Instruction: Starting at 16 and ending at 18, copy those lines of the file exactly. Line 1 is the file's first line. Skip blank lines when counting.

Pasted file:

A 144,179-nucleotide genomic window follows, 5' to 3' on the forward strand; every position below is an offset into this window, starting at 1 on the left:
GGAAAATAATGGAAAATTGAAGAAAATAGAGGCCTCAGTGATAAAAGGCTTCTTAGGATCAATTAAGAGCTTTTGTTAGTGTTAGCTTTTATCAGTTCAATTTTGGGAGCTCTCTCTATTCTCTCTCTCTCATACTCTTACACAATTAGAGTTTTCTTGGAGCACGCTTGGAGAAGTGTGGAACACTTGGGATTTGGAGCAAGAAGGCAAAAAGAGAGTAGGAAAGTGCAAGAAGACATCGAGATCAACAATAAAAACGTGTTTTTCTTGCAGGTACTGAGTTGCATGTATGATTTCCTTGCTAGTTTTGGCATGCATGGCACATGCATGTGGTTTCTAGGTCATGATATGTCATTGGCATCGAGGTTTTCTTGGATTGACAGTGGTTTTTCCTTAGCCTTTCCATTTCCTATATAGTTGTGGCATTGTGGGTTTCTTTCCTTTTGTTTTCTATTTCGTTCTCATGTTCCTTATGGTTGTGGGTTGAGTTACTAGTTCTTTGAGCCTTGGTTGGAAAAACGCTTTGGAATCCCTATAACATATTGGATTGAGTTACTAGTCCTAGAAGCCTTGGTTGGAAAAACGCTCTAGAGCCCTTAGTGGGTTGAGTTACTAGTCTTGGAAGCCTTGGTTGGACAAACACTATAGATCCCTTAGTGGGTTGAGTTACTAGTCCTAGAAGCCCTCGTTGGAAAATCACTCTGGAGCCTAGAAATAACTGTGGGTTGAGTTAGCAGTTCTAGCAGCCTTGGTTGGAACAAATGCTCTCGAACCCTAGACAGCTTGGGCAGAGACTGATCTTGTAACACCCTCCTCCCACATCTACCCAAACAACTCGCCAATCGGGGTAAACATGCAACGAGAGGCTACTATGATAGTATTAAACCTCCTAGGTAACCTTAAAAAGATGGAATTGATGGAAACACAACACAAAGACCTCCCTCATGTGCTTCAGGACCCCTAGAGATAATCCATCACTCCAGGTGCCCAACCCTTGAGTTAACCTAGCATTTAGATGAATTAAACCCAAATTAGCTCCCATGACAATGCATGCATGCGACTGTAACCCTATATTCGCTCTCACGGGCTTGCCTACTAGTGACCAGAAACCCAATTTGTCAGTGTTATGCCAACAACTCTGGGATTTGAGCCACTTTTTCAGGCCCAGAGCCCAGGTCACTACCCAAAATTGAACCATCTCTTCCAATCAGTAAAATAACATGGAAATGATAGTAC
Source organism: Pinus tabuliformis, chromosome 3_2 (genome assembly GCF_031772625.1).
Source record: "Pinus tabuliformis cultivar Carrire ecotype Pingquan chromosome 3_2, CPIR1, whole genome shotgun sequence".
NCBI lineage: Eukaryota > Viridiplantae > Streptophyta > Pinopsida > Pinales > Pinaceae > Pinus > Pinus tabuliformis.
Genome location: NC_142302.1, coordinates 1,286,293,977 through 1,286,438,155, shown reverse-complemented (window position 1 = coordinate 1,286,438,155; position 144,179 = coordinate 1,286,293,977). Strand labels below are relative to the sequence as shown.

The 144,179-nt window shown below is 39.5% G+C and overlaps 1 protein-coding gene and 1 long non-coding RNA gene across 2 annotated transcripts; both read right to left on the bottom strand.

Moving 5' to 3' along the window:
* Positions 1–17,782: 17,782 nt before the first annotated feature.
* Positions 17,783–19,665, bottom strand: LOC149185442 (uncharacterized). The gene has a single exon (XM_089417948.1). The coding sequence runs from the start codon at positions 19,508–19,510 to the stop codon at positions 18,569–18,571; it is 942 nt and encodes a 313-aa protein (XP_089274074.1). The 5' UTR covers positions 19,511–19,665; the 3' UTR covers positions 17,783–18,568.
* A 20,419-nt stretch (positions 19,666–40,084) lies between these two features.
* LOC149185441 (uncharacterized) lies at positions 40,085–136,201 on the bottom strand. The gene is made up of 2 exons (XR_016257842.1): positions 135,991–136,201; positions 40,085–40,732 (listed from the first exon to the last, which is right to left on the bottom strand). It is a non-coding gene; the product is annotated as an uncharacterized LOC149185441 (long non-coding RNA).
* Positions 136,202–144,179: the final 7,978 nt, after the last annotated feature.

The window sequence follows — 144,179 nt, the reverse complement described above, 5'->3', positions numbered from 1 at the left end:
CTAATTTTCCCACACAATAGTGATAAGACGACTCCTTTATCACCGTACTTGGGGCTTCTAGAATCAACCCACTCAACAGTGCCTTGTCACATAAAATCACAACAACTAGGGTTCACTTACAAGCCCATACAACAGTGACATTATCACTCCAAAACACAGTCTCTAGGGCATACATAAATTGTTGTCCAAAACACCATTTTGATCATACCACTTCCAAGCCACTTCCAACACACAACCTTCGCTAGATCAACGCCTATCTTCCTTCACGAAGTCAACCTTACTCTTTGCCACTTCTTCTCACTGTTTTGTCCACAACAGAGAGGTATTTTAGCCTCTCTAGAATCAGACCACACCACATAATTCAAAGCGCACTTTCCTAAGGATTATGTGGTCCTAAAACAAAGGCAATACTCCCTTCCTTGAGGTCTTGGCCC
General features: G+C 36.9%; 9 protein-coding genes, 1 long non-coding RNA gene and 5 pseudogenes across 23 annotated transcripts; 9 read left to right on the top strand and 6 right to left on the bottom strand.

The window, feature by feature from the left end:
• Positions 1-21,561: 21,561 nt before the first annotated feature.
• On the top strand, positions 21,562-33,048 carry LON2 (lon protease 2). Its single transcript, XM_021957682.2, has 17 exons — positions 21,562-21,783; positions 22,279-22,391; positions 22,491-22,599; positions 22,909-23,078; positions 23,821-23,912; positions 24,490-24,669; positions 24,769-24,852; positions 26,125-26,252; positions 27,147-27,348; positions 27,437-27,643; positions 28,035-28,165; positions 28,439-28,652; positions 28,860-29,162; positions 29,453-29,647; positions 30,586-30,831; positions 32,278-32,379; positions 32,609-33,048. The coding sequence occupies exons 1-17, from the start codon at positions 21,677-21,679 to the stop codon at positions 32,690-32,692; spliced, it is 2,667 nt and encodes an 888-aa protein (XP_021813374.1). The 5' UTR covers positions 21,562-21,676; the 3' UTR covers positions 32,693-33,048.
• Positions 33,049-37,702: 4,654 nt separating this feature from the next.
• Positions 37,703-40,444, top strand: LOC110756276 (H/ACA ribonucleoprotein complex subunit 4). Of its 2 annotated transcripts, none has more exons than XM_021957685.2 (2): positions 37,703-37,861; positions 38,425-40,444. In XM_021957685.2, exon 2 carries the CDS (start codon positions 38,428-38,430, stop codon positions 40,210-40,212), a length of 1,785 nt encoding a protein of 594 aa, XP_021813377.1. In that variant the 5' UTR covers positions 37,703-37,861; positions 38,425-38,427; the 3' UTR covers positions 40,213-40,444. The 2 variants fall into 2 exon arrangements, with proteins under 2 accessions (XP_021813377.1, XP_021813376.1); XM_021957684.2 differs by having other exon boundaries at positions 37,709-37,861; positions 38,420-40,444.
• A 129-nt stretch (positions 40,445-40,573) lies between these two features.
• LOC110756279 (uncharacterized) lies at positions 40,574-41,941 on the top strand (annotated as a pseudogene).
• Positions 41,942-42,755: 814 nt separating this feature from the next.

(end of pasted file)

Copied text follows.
General features: G+C 36.9%; 9 protein-coding genes, 1 long non-coding RNA gene and 5 pseudogenes across 23 annotated transcripts; 9 read left to right on the top strand and 6 right to left on the bottom strand.

The window, feature by feature from the left end:
• Positions 1-21,561: 21,561 nt before the first annotated feature.